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9 Best Wine-Harvest Trips in the World

Via Aspenrock |

For wine lovers there is no better journey than to the Mother Lode: traipsing through sun-dappled vineyards or sipping wine a few steps from the barrel room. During harvest season (early autumn in North America and Europe; spring in New Zealand, Australia, or South America) tractors zip up and down roadways and workers pick grapes at a rapid pace, intent on bottling the best vintage yet.

From up-and-coming regions—like Southern Illinois and Montecello, Virginia—to laid-back Okanagan in Canada, North America alone is packed with options. Further abroad, spots like Porto, Portugal; Beaune, France; and Marlborough, New Zealand craft perfect wine-harvest itineraries.

By Kristine Hansen

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Central Coast, California: Paso Robles

Consider traveling to Paso">—midway between Los Angeles and San Francisco, a 45-minute drive from the Pacific Ocean coastline—during the annual Harvest"> (October 18-20), which folds in barrel tastings, winemaker dinners, blending seminars, and grape stomps.

Where to Stay and Dine: With just three rooms, Sundance"> opened in July on an estate vineyard. Then, clustered around Paso Robles’ town square are several eateries, including newcomers Estrella (Latin-inspired tapas plus Caribbean-infused entrees) and La Cosecha Bar & Restaurant (celebrating foods from Spain and South America).

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Northwest: Okanagan Valley, British Columbia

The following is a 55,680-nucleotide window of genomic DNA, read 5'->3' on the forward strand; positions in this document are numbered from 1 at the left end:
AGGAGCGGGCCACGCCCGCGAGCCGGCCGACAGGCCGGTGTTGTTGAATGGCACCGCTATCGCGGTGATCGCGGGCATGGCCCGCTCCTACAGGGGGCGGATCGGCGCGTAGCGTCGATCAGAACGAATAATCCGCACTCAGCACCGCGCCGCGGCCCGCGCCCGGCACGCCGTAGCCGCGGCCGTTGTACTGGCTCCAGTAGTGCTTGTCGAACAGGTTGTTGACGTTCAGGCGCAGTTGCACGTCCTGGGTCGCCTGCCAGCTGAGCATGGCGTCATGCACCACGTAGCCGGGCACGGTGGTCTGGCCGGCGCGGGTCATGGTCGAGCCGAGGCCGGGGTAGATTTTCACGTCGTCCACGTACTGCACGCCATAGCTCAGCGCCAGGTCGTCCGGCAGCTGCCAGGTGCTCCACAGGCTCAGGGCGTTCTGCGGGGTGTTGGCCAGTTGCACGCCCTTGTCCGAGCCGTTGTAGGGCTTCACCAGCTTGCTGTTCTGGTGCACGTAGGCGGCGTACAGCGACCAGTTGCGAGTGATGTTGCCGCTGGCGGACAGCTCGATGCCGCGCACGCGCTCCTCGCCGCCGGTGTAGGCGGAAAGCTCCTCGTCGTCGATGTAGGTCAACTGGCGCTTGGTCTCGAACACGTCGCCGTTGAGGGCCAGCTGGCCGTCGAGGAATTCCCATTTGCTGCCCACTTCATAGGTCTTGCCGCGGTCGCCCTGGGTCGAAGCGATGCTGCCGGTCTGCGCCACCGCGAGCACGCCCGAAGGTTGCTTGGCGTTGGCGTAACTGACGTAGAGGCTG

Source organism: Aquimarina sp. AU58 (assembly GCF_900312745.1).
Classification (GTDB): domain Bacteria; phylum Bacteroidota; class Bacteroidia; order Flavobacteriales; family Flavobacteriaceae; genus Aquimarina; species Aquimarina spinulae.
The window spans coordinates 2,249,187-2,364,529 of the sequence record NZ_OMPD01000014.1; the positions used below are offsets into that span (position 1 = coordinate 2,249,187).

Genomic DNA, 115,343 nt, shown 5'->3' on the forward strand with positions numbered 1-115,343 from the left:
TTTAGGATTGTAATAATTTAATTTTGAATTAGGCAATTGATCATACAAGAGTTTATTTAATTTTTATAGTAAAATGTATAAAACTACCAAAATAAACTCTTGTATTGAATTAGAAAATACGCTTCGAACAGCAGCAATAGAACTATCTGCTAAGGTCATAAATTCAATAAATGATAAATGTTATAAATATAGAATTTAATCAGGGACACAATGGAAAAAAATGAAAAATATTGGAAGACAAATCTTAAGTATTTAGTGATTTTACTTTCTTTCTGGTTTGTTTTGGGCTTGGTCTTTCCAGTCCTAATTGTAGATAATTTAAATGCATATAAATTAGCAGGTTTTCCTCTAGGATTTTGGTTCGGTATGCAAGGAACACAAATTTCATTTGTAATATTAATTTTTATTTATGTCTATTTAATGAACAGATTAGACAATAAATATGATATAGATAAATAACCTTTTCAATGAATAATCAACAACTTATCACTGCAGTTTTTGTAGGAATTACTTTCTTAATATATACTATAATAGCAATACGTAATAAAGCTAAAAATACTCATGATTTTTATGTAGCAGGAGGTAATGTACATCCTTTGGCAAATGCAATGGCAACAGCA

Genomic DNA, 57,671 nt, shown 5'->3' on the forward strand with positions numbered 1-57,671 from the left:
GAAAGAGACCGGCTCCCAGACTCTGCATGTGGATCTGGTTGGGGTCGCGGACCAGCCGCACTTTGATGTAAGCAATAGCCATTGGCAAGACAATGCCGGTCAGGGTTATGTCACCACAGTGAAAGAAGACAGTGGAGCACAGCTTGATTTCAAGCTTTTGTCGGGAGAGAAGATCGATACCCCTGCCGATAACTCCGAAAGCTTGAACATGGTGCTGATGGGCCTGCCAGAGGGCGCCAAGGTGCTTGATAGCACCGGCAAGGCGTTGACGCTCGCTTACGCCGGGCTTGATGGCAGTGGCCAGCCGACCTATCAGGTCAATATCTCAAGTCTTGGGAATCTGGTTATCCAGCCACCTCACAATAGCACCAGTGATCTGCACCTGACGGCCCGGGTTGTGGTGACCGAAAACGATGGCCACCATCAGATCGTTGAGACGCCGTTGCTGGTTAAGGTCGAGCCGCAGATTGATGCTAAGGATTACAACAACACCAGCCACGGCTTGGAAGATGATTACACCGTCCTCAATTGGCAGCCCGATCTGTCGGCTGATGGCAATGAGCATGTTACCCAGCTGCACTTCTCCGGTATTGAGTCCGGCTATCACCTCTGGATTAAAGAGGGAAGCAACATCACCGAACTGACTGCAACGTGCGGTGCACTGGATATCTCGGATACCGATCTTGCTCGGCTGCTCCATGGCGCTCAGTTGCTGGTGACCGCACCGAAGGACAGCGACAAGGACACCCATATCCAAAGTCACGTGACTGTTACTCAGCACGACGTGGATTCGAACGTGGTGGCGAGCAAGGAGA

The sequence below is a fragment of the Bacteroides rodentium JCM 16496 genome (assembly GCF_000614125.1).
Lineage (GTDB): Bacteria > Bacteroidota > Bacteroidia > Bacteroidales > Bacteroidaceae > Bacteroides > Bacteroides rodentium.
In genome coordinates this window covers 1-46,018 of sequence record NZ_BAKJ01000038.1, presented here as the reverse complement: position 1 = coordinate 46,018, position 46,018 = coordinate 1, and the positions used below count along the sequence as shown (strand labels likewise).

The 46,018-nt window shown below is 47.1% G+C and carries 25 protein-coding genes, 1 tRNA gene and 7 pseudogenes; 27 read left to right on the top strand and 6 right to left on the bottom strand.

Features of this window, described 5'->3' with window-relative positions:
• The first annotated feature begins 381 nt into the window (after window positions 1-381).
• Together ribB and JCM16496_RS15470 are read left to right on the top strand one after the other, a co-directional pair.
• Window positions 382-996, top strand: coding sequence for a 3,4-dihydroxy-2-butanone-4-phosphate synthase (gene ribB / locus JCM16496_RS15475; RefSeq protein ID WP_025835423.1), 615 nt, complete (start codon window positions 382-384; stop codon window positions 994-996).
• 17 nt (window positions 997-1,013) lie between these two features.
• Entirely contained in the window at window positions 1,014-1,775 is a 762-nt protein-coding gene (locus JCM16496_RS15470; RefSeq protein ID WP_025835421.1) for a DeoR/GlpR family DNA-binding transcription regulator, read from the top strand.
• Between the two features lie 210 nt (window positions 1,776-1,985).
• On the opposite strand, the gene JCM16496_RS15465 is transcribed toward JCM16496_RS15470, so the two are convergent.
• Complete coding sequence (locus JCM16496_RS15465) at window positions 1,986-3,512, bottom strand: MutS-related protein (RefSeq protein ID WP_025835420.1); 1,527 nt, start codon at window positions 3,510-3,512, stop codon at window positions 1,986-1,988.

Eclectic and artsy, Canada’s second-largest wine region has yarn bombing (Vernon), Aboriginal culture (Kamloops Art Gallery in Kamloops), and agri-tourism (Tranquille Farms, in Kamloops). In the wine hub of Oliver, which is within the Great Basin Desert, are just over 100 vineyards.

Where to Stay and Dine: Spirit">—the valley’s Southern-most town (and 20 minutes from Oliver)—boasts Solterra Desert Spa and Mica Restaurant (overlooking vineyards). Open since 2011, Terrafina"> in Oliver serves dishes with local foods (like Dungeness crab and corn pizza) paired with the winery’s vintages.

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Southeast: Monticello, Virginia

Although it’s one of the country’s oldest grape-growing regions (Thomas Jefferson managed two vineyards at Monticello), the Monticello AVA is now attracting celebrity winery owners like Dave Matthews (Blenheim Vineyards) and Donald Trump (Trump Winery).

Where to Stay and Dine: Charlottesville (home to the University of Virginia) is just minutes from Keswick">, a 48-room hotel on 600 acres. This fall Charlottesville welcomes Parallel">, named for the 38th Parallel, with 38 wines by the glass and a 100-strong list of boutique wines.

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New Zealand: Marlborough

For a laid-back, crowd-free ambiance, and easy access to surfing and fishing spots nearby, Marlborough on New Zealand’s South Island is king.